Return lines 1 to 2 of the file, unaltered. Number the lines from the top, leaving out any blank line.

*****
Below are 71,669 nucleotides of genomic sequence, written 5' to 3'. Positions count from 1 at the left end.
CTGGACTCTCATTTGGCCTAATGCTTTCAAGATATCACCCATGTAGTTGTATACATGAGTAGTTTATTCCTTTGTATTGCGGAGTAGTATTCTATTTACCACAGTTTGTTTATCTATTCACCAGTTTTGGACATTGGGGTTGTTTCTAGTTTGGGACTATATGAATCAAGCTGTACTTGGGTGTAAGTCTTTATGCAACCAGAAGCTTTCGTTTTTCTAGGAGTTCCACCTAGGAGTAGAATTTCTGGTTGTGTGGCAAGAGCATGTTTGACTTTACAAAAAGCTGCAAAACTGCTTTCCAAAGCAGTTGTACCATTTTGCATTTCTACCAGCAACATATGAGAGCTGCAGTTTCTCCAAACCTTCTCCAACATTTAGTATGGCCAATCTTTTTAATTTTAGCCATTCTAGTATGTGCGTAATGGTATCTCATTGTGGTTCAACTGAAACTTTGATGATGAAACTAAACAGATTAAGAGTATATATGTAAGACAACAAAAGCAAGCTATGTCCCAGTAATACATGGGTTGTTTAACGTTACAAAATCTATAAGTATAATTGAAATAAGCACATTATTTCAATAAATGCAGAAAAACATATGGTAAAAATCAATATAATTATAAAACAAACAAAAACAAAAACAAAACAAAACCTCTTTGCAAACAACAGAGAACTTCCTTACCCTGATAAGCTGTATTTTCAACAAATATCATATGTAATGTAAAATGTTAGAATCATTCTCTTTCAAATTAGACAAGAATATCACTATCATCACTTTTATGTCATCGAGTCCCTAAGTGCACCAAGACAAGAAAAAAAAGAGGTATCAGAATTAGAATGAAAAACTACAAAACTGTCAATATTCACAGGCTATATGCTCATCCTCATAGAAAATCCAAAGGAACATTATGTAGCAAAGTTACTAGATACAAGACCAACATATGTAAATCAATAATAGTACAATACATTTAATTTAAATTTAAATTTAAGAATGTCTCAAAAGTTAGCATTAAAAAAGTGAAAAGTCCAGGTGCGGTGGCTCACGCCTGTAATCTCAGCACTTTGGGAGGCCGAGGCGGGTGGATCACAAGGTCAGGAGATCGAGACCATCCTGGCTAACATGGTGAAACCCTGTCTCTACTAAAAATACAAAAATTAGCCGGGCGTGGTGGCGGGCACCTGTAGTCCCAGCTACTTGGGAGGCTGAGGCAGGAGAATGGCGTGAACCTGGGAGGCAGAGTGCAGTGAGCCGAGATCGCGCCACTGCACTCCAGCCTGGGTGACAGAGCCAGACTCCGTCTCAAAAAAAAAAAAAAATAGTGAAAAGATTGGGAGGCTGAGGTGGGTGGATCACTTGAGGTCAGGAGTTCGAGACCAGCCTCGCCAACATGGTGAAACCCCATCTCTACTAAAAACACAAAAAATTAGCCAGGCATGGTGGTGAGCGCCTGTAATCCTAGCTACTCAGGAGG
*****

Below are 71,669 nucleotides of genomic sequence, written 5' to 3'. Positions count from 1 at the left end.
CTGGACTCTCATTTGGCCTAATGCTTTCAAGATATCACCCATGTAGTTGTATACATGAGTAGTTTATTCCTTTGTATTGCGGAGTAGTATTCTATTTACCACAGTTTGTTTATCTATTCACCAGTTTTGGACATTGGGGTTGTTTCTAGTTTGGGACTATATGAATCAAGCTGTACTTGGGTGTAAGTCTTTATGCAACCAGAAGCTTTCGTTTTTCTAGGAGTTCCACCTAGGAGTAGAATTTCTGGTTGTGTGGCAAGAGCATGTTTGACTTTACAAAAAGCTGCAAAACTGCTTTCCAAAGCAGTTGTACCATTTTGCATTTCTACCAGCAACATATGAGAGCTGCAGTTTCTCCAAACCTTCTCCAACATTTAGTATGGCCAATCTTTTTAATTTTAGCCATTCTAGTATGTGCGTAATGGTATCTCATTGTGGTTCAACTGAAACTTTGATGATGAAACTAAACAGATTAAGAGTATATATGTAAGACAACAAAAGCAAGCTATGTCCCAGTAATACATGGGTTGTTTAACGTTACAAAATCTATAAGTATAATTGAAATAAGCACATTATTTCAATAAATGCAGAAAAACATATGGTAAAAATCAATATAATTATAAAACAAACAAAAACAAAAACAAAACAAAACCTCTTTGCAAACAACAGAGAACTTCCTTACCCTGATAAGCTGTATTTTCAACAAATATCATATGTAATGTAAAATGTTAGAATCATTCTCTTTCAAATTAGACAAGAATATCACTATCATCACTTTTATGTCATCGAGTCCCTAAGTGCACCAAGACAAGAAAAAAAAGAGGTATCAGAATTAGAATGAAAAACTACAAAACTGTCAATATTCACAGGCTATATGCTCATCCTCATAGAAAATCCAAAGGAACATTATGTAGCAAAGTTACTAGATACAAGACCAACATATGTAAATCAATAATAGTACAATACATTTAATTTAAATTTAAATTTAAGAATGTCTCAAAAGTTAGCATTAAAAAAGTGAAAAGTCCAGGTGCGGTGGCTCACGCCTGTAATCTCAGCACTTTGGGAGGCCGAGGCGGGTGGATCACAAGGTCAGGAGATCGAGACCATCCTGGCTAACATGGTGAAACCCTGTCTCTACTAAAAATACAAAAATTAGCCGGGCGTGGTGGCGGGCACCTGTAGTCCCAGCTACTTGGGAGGCTGAGGCAGGAGAATGGCGTGAACCTGGGAGGCAGAGTGCAGTGAGCCGAGATCGCGCCACTGCACTCCAGCCTGGGTGACAGAGCCAGACTCCGTCTCAAAAAAAAAAAAAAATAGTGAAAAGATTGGGAGGCTGAGGTGGGTGGATCACTTGAGGTCAGGAGTTCGAGACCAGCCTCGCCAACATGGTGAAACCCCATCTCTACTAAAAACACAAAAAATTAGCCAGGCATGGTGGTGAGCGCCTGTAATCCTAGCTACTCAGGAGG